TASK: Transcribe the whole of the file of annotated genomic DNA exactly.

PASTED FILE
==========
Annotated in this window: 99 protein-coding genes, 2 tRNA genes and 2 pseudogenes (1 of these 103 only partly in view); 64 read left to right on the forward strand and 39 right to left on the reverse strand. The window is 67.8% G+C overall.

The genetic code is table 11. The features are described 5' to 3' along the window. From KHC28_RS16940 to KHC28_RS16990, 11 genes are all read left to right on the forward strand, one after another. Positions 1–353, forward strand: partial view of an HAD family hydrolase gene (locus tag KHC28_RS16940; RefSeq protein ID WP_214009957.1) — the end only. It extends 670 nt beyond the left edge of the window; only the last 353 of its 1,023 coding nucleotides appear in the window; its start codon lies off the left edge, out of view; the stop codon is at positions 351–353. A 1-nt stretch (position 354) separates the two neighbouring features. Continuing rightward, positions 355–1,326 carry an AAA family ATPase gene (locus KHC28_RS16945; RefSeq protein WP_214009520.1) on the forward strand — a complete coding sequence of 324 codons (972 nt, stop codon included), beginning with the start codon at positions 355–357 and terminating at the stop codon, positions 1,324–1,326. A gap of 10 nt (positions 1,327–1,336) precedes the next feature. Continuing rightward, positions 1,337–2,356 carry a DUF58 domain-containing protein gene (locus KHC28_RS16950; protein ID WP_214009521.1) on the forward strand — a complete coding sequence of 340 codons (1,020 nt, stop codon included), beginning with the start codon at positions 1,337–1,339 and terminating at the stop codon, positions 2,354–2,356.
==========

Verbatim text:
Annotated in this window: 99 protein-coding genes, 2 tRNA genes and 2 pseudogenes (1 of these 103 only partly in view); 64 read left to right on the forward strand and 39 right to left on the reverse strand. The window is 67.8% G+C overall.

The genetic code is table 11. The features are described 5' to 3' along the window. From KHC28_RS16940 to KHC28_RS16990, 11 genes are all read left to right on the forward strand, one after another. Positions 1–353, forward strand: partial view of an HAD family hydrolase gene (locus tag KHC28_RS16940; RefSeq protein ID WP_214009957.1) — the end only. It extends 670 nt beyond the left edge of the window; only the last 353 of its 1,023 coding nucleotides appear in the window; its start codon lies off the left edge, out of view; the stop codon is at positions 351–353. A 1-nt stretch (position 354) separates the two neighbouring features. Continuing rightward, positions 355–1,326 carry an AAA family ATPase gene (locus KHC28_RS16945; RefSeq protein WP_214009520.1) on the forward strand — a complete coding sequence of 324 codons (972 nt, stop codon included), beginning with the start codon at positions 355–357 and terminating at the stop codon, positions 1,324–1,326. A gap of 10 nt (positions 1,327–1,336) precedes the next feature. Continuing rightward, positions 1,337–2,356 carry a DUF58 domain-containing protein gene (locus KHC28_RS16950; protein ID WP_214009521.1) on the forward strand — a complete coding sequence of 340 codons (1,020 nt, stop codon included), beginning with the start codon at positions 1,337–1,339 and terminating at the stop codon, positions 2,354–2,356.